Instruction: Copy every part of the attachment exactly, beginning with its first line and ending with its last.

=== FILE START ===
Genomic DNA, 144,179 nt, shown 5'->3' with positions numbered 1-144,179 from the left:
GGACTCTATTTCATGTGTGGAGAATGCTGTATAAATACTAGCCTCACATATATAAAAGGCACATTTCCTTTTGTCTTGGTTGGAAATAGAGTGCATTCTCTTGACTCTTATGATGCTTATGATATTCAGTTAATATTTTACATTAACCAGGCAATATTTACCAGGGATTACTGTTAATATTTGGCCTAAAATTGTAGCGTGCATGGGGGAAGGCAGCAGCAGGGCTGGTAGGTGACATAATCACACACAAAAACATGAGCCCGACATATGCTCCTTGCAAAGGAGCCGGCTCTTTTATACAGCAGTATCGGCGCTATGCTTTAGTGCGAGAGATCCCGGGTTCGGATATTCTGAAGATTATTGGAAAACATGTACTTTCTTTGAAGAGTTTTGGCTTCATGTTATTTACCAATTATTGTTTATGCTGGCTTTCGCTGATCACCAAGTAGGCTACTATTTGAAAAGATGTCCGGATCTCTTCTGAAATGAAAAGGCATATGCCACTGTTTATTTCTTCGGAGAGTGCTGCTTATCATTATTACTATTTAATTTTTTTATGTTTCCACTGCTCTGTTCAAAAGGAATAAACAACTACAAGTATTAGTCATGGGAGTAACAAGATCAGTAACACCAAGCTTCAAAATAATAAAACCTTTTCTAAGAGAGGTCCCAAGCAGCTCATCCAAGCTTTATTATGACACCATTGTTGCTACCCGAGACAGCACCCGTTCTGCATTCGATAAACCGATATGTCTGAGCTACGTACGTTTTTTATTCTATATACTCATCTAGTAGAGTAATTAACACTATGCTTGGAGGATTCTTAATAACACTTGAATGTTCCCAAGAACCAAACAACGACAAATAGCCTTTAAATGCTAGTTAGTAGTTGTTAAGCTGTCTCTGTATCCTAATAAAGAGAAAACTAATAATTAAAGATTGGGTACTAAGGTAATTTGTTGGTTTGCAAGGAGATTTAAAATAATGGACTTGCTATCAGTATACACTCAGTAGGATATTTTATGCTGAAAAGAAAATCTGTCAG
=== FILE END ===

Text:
Genomic DNA, 144,179 nt, shown 5'->3' with positions numbered 1-144,179 from the left:
GGACTCTATTTCATGTGTGGAGAATGCTGTATAAATACTAGCCTCACATATATAAAAGGCACATTTCCTTTTGTCTTGGTTGGAAATAGAGTGCATTCTCTTGACTCTTATGATGCTTATGATATTCAGTTAATATTTTACATTAACCAGGCAATATTTACCAGGGATTACTGTTAATATTTGGCCTAAAATTGTAGCGTGCATGGGGGAAGGCAGCAGCAGGGCTGGTAGGTGACATAATCACACACAAAAACATGAGCCCGACATATGCTCCTTGCAAAGGAGCCGGCTCTTTTATACAGCAGTATCGGCGCTATGCTTTAGTGCGAGAGATCCCGGGTTCGGATATTCTGAAGATTATTGGAAAACATGTACTTTCTTTGAAGAGTTTTGGCTTCATGTTATTTACCAATTATTGTTTATGCTGGCTTTCGCTGATCACCAAGTAGGCTACTATTTGAAAAGATGTCCGGATCTCTTCTGAAATGAAAAGGCATATGCCACTGTTTATTTCTTCGGAGAGTGCTGCTTATCATTATTACTATTTAATTTTTTTATGTTTCCACTGCTCTGTTCAAAAGGAATAAACAACTACAAGTATTAGTCATGGGAGTAACAAGATCAGTAACACCAAGCTTCAAAATAATAAAACCTTTTCTAAGAGAGGTCCCAAGCAGCTCATCCAAGCTTTATTATGACACCATTGTTGCTACCCGAGACAGCACCCGTTCTGCATTCGATAAACCGATATGTCTGAGCTACGTACGTTTTTTATTCTATATACTCATCTAGTAGAGTAATTAACACTATGCTTGGAGGATTCTTAATAACACTTGAATGTTCCCAAGAACCAAACAACGACAAATAGCCTTTAAATGCTAGTTAGTAGTTGTTAAGCTGTCTCTGTATCCTAATAAAGAGAAAACTAATAATTAAAGATTGGGTACTAAGGTAATTTGTTGGTTTGCAAGGAGATTTAAAATAATGGACTTGCTATCAGTATACACTCAGTAGGATATTTTATGCTGAAAAGAAAATCTGTCAG